Help with managing your money, debt management and information about borrowing money
It's important to keep a track of your finances so that you don't spend more than you can afford.
If you want help to keep on top of your finances, a budget is a really good way to start. This is just a record of the money you have coming in (from things like your salary or wages, pensions or benefits) and payments that you make (such as your rent or mortgage, insurance and Council Tax as well as living expenses and other regular spending).
Creating a budget allows you to work out if you have enough money to do the things you need to do or would like to do. Many people spend more than they realise.
If you don't have enough money to do everything you would like to, think about using your budget to help you decide what is most important to you.
Saving money (opens in a new window) on your energy bills will help you to reduce your outgoings.
We have information on financial care planning.
Help and advice
If you have debts and find that you are not able to make any of your repayments or if you're facing the threat of court action, you should get help quickly. Don't ignore the debt, it won't just go away. It's very important that you seek free, independent debt advice as soon as possible.
Our service provider directory lists a number of organisations who provide advice and support.
If you're unable to pay your gas, electricity or water bills, many of the companies offer schemes to help you; contact your energy supplier as soon as possible.
Citizens Advice (opens in a new window) provide practical help you if you are unable to pay your bills.
You may be entitled to benefits (opens in a new window) if you are on a low income.
If you do not have enough money for food you can ask to be referred to a food bank by a social worker, health visitor, church leader, a Dorset & Wiltshire Fire and Rescue Service officer, your housing association or an advisor from Citizens Advice. They will assess that you meet the criteria, issue you with a voucher and advise you of your nearest food bank.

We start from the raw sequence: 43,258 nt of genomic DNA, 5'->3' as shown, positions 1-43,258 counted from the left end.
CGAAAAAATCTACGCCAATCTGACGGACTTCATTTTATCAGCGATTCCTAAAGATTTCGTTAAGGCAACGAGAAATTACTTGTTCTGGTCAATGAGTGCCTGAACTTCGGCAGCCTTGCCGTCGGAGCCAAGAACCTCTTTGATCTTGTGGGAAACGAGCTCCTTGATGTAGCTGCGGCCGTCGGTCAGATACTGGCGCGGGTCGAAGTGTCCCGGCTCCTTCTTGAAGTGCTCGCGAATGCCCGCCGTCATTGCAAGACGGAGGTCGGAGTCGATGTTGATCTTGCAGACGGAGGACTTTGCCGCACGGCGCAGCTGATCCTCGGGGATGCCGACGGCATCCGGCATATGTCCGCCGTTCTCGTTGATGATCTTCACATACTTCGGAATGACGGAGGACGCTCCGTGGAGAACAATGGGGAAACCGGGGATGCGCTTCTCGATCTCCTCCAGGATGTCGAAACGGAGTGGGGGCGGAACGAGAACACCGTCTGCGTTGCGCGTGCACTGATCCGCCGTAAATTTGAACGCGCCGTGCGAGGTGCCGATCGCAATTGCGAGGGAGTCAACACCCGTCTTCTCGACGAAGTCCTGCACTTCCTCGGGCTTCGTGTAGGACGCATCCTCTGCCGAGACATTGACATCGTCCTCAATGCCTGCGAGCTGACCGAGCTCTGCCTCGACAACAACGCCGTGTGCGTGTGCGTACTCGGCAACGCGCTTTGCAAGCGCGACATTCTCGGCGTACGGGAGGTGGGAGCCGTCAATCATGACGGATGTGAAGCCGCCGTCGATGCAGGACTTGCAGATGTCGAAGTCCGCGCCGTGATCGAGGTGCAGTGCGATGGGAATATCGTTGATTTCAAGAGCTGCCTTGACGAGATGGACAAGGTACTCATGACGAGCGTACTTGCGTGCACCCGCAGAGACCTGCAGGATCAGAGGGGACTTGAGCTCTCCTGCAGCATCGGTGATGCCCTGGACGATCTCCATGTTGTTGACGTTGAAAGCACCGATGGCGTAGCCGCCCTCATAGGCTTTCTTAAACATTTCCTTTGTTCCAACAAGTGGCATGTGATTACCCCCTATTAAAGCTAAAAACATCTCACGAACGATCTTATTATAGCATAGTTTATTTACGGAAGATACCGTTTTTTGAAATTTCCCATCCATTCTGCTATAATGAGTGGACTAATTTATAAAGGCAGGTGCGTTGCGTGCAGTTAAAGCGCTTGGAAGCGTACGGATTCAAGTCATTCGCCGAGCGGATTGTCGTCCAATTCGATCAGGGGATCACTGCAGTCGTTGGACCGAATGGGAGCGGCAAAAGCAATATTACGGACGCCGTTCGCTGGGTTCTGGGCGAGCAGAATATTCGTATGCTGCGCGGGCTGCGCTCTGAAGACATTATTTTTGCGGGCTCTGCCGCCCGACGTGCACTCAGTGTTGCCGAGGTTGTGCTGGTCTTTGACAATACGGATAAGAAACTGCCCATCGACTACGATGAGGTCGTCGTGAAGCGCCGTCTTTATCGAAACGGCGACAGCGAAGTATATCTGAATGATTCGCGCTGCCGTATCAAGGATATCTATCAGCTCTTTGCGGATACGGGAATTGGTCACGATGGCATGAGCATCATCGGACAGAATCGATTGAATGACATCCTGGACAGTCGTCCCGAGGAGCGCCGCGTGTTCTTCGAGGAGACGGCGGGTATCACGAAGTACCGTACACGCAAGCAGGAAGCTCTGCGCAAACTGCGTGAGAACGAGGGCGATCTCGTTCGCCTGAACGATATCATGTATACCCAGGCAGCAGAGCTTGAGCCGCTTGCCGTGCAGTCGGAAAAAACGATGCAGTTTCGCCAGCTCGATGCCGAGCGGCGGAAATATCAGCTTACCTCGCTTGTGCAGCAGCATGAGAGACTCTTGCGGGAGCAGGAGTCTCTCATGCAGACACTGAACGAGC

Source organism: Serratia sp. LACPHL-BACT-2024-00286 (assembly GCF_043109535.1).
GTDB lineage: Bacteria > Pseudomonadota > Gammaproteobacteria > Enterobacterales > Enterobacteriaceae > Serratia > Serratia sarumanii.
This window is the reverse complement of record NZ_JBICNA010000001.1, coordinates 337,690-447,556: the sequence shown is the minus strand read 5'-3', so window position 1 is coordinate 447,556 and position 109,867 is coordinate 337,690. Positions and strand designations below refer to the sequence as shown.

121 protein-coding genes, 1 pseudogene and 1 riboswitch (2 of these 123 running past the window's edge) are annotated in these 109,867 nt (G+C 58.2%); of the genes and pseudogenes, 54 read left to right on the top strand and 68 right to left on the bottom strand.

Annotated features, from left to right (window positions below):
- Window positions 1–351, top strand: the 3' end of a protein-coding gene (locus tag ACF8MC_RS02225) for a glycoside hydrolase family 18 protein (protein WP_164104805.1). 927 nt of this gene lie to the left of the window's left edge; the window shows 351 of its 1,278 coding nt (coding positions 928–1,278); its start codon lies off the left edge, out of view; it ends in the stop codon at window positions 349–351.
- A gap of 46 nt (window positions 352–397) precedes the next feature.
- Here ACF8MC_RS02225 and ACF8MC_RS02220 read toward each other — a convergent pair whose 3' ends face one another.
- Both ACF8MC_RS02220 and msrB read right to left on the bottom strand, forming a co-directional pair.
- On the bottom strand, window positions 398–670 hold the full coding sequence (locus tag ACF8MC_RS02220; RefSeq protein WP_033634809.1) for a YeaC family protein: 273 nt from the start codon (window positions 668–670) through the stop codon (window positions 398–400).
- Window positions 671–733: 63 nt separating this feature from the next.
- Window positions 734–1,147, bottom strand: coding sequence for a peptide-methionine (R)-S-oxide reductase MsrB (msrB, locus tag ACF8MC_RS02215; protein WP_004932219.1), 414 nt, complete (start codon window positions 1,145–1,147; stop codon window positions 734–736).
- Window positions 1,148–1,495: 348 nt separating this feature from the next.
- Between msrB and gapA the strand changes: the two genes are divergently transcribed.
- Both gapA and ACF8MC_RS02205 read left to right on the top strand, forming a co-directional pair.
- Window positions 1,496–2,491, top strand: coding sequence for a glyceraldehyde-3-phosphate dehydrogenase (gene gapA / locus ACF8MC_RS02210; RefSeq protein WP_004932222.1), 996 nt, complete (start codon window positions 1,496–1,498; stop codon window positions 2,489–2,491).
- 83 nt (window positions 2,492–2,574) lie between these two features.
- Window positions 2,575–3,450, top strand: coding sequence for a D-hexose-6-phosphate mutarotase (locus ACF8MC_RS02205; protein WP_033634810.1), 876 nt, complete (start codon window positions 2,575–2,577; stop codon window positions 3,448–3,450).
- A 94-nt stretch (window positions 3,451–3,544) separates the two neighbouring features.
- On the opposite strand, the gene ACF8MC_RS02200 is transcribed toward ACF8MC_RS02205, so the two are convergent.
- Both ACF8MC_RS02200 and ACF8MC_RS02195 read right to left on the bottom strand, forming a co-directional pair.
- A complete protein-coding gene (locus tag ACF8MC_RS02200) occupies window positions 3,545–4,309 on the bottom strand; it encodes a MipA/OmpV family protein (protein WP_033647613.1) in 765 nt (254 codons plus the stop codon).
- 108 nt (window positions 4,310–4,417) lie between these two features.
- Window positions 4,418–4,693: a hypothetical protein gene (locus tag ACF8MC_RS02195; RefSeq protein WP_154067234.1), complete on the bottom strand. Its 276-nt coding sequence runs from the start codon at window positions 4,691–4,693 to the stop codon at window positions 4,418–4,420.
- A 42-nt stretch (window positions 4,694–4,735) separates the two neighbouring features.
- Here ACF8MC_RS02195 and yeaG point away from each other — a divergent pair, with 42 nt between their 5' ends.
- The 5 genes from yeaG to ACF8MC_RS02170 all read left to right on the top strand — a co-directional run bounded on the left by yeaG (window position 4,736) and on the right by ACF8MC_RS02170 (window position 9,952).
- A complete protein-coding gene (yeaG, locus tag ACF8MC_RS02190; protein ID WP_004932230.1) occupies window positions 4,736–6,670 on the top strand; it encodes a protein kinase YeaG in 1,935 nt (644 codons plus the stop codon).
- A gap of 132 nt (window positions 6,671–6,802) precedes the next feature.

Before you borrow
Before you borrow money think about whether you really need to, or if you can pay for what you need in another way. You may want to think about saving up for your purchase. If you do need to borrow money, the first thing you should do is check you can afford the payments. Take a look at our information above on budgeting.
Before you borrow money (opens in a new window) carefully consider the choices that are available, the interest you will be charged and any fees you may have to pay. There are many ways to borrow money - from your bank, a credit union (opens in a new window) or other loan companies.
Payday loans (opens in a new window) are high-cost short-term loans to tide people over until pay day. Typically you have until your next pay day to pay back your loan plus interest. Only take out a payday loan if you are really sure you can repay it on time. If you're already in financial difficulty they are unlikely to help you in the long run.
Make sure that you only borrow money from an approved lender. The Financial Conduct Authority (FCA) keeps details of all licensed lenders, as well as everyone who has applied for a licence or has had one taken away or suspended. If a lender isn't listed as having a current licence, don't borrow money from them and don't let them come into your home.
Check the FCA register (opens in a new window) to see if a lender is licensed.
Loan sharks (opens in a new window) are illegal lenders who often target low income and desperate families. They may seem friendly at first but borrowing from them is never a good idea - even if your credit rating is poor or you only need a small amount for a short while.
If you have been approached by someone who you think is a loan shark, you need to report them (opens in a new window). Contact the police if you are in immediate danger.
Advice and support
Our service provider directory lists a number of organisations who provide advice and support in Dorset.